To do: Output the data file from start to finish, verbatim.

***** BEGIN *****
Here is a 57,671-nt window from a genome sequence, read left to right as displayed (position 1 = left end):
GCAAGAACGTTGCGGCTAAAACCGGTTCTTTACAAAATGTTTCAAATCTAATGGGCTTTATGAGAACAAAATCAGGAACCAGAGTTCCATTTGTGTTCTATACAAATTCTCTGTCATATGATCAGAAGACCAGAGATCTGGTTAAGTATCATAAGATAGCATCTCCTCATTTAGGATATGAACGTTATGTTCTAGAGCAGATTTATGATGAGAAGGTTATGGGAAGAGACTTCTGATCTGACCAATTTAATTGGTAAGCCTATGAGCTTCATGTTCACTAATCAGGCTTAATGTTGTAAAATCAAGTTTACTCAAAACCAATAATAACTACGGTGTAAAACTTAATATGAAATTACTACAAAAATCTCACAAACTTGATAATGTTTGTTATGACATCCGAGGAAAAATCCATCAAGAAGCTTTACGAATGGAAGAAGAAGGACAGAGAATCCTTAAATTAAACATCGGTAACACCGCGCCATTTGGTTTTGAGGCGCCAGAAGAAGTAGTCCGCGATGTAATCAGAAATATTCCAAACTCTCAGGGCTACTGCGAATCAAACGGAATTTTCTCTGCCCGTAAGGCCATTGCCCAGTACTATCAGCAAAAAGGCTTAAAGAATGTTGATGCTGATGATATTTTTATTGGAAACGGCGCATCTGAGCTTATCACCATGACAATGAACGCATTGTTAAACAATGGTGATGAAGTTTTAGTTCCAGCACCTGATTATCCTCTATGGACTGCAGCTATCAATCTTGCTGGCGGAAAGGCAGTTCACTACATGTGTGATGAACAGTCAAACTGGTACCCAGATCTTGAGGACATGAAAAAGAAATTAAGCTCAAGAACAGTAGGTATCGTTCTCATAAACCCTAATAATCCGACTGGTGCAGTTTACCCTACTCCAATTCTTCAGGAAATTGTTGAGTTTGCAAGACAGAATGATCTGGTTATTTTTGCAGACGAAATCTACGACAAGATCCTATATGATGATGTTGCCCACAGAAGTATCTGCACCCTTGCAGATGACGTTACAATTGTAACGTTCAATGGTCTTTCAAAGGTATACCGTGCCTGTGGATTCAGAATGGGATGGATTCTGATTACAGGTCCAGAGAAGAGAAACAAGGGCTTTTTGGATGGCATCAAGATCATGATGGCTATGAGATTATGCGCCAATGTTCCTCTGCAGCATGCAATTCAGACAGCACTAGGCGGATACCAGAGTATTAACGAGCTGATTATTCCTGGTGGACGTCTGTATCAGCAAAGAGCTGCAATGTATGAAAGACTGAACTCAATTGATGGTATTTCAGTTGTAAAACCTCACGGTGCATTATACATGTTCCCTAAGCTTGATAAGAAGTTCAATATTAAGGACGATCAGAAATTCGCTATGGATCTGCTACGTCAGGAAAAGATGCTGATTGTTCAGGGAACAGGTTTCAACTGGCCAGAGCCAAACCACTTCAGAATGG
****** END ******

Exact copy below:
Here is a 57,671-nt window from a genome sequence, read left to right as displayed (position 1 = left end):
GCAAGAACGTTGCGGCTAAAACCGGTTCTTTACAAAATGTTTCAAATCTAATGGGCTTTATGAGAACAAAATCAGGAACCAGAGTTCCATTTGTGTTCTATACAAATTCTCTGTCATATGATCAGAAGACCAGAGATCTGGTTAAGTATCATAAGATAGCATCTCCTCATTTAGGATATGAACGTTATGTTCTAGAGCAGATTTATGATGAGAAGGTTATGGGAAGAGACTTCTGATCTGACCAATTTAATTGGTAAGCCTATGAGCTTCATGTTCACTAATCAGGCTTAATGTTGTAAAATCAAGTTTACTCAAAACCAATAATAACTACGGTGTAAAACTTAATATGAAATTACTACAAAAATCTCACAAACTTGATAATGTTTGTTATGACATCCGAGGAAAAATCCATCAAGAAGCTTTACGAATGGAAGAAGAAGGACAGAGAATCCTTAAATTAAACATCGGTAACACCGCGCCATTTGGTTTTGAGGCGCCAGAAGAAGTAGTCCGCGATGTAATCAGAAATATTCCAAACTCTCAGGGCTACTGCGAATCAAACGGAATTTTCTCTGCCCGTAAGGCCATTGCCCAGTACTATCAGCAAAAAGGCTTAAAGAATGTTGATGCTGATGATATTTTTATTGGAAACGGCGCATCTGAGCTTATCACCATGACAATGAACGCATTGTTAAACAATGGTGATGAAGTTTTAGTTCCAGCACCTGATTATCCTCTATGGACTGCAGCTATCAATCTTGCTGGCGGAAAGGCAGTTCACTACATGTGTGATGAACAGTCAAACTGGTACCCAGATCTTGAGGACATGAAAAAGAAATTAAGCTCAAGAACAGTAGGTATCGTTCTCATAAACCCTAATAATCCGACTGGTGCAGTTTACCCTACTCCAATTCTTCAGGAAATTGTTGAGTTTGCAAGACAGAATGATCTGGTTATTTTTGCAGACGAAATCTACGACAAGATCCTATATGATGATGTTGCCCACAGAAGTATCTGCACCCTTGCAGATGACGTTACAATTGTAACGTTCAATGGTCTTTCAAAGGTATACCGTGCCTGTGGATTCAGAATGGGATGGATTCTGATTACAGGTCCAGAGAAGAGAAACAAGGGCTTTTTGGATGGCATCAAGATCATGATGGCTATGAGATTATGCGCCAATGTTCCTCTGCAGCATGCAATTCAGACAGCACTAGGCGGATACCAGAGTATTAACGAGCTGATTATTCCTGGTGGACGTCTGTATCAGCAAAGAGCTGCAATGTATGAAAGACTGAACTCAATTGATGGTATTTCAGTTGTAAAACCTCACGGTGCATTATACATGTTCCCTAAGCTTGATAAGAAGTTCAATATTAAGGACGATCAGAAATTCGCTATGGATCTGCTACGTCAGGAAAAGATGCTGATTGTTCAGGGAACAGGTTTCAACTGGCCAGAGCCAAACCACTTCAGAATGG